Bzzzt! Glad to see people outside of the SP world actually know about
the Shannon capacity theorem, but the description here isn't 100% correct.
Raz you are confusing Shannon with Nyquist. The theoretical data rate you
can pass through an analog telephone channel is 64kbps. When the analog
signal is received at the exchange, it is filtered and then quantised into
256 levels. Since the bandwidth of the channel is roughly 4kHz, Nyquist
theory states that a sampling rate of twice that (8kHz) is required to
accurately sample all the frequency components.
Thus we have 8 bit data sampled at 8kHz which gives us a serial data rate
Now, theoretically, if I can take 64kbps data from my computer, build it
into blocks of 8 bits, assign each block an analog value EXACTLY equal to
the values used at the exchange and transmit it at a clock rate EXACTLY
equal to that used at the exchange, then I can get 64kbps throughput down
an analog phone line.
OK. Now this is where Shannon's capacity theorem comes in. Obviuosly
the analog signal will be corrupted by noise between my house and the
exchange. Obviously I cannot set my quantisation levels exactly to that used
at the exchange. And Obviously I cannot set my tx clock to exactly that used
by the exchange.
All these errors that enter the corrupted data are modelled as noise.
Additive noise represents the noise picked up during transmission, quantisation
noise represents errors in the quantisation of the analog waveform, and clock
noise represents errors between the rx and tx clocks. The number of
quantisation levels also represents the dynamic range of the channel (ie the
number of distinct variations allowable on the channel). Shannon's theorem
provides a relationship between channel bandwidth, noise and dynamic range of
the channel to give us an (annoyingly) reliable estimate of a channels
Unfortunately I do not have my textbook handy, which gives the Shannon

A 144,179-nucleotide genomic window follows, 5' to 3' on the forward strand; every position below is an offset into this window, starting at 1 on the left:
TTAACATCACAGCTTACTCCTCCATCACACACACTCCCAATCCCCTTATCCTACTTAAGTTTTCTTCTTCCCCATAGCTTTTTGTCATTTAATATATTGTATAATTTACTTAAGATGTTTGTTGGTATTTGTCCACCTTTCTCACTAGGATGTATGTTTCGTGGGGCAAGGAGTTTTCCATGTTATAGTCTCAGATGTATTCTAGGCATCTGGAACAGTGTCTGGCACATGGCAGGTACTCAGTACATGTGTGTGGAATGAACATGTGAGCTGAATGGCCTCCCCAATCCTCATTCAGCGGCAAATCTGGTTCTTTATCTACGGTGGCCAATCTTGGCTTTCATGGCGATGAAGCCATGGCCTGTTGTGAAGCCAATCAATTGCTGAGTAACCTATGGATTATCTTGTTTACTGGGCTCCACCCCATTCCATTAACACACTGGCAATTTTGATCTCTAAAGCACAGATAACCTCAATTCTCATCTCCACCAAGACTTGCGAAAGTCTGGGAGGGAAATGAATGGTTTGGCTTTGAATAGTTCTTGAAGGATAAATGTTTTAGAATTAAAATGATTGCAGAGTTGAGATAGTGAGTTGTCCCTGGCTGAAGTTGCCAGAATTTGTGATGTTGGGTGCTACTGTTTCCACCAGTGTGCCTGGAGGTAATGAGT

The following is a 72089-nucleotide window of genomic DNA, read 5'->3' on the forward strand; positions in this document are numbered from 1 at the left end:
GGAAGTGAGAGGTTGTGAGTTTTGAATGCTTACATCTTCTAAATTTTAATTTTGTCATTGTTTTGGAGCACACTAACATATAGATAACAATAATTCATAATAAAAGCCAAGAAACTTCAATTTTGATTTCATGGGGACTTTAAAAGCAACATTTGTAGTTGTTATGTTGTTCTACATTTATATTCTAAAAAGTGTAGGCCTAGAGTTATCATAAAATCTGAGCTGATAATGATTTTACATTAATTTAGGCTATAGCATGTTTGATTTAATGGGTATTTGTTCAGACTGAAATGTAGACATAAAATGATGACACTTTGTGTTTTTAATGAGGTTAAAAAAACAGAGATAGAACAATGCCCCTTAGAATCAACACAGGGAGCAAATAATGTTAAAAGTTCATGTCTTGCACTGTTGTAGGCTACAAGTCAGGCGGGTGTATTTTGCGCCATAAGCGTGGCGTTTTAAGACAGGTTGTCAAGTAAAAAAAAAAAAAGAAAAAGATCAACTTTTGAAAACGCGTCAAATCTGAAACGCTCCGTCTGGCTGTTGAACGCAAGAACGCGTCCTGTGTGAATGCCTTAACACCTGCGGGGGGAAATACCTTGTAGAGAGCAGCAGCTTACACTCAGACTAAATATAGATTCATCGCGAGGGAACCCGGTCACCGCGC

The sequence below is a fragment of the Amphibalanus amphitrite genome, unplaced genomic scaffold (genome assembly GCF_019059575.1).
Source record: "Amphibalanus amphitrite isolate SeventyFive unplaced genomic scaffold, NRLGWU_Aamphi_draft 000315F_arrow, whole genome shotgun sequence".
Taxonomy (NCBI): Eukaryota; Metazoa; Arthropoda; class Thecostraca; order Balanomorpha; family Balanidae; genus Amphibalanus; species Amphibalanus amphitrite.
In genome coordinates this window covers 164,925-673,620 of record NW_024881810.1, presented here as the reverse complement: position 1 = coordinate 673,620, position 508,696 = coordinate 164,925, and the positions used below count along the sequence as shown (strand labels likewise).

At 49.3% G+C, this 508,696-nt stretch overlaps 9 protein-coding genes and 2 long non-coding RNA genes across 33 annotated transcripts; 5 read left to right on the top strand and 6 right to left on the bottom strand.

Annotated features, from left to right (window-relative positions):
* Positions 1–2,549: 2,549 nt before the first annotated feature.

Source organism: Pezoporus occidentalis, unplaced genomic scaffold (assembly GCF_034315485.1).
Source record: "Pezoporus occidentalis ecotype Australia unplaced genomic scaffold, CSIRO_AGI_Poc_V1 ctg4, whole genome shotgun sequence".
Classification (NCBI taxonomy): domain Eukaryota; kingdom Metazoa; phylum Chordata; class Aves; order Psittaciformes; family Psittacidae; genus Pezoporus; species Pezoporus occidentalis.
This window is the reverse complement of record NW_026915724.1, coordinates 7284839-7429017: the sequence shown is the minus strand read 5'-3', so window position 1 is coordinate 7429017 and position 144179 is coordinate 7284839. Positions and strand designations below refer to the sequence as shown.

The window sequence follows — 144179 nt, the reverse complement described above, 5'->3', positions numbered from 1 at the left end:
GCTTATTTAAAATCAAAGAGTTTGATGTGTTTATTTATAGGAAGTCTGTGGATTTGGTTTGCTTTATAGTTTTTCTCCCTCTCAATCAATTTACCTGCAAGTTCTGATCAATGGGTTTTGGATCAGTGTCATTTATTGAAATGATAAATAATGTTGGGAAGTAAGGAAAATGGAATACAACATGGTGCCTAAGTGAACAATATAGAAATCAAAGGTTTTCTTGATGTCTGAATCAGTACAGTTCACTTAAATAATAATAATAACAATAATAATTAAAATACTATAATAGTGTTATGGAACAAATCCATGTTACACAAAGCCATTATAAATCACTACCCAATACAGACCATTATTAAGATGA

capacity equation and a worked example of estimating the capacity of a phone
line. If I find the example tonight, I will post it tomorrow.
Now to finally address Raz's statement, S/N ratio on the channel is what
is limiting modem development to 33.6 kbps. The Shannon limit on the average
Australian phone line is around 35kbps. Obvoiusly if you live next to an
exchange you will get a higher channel capacity, but if you live in the
outback your capacity will be pretty poor. If telstra relaid all its
cabling with super low noise cabling, your channel capacity would increase
and modems would be able to run on higher data rates, possible over 40 kbps.
As an example of Shannons theory being put to work, satellite earth stations
have problems during rainstorms, as this increases the path loss (ie. S/N)
on their channel (air and space between the satellite and their ground
station). When the rain comes, the S/N ratio degrades, and thus they must
reduce the data rates on the digital channels to maintain an acceptable
bit error rate. Therefore less overseas phone calls can be made during
a rain storm!
And now to the disclaimer. All this info is off the top of my head. I'm sure
its pretty right, and will check it tonight. If any of what I have said
is wrong, please feel free to correct me in the strongest possible way!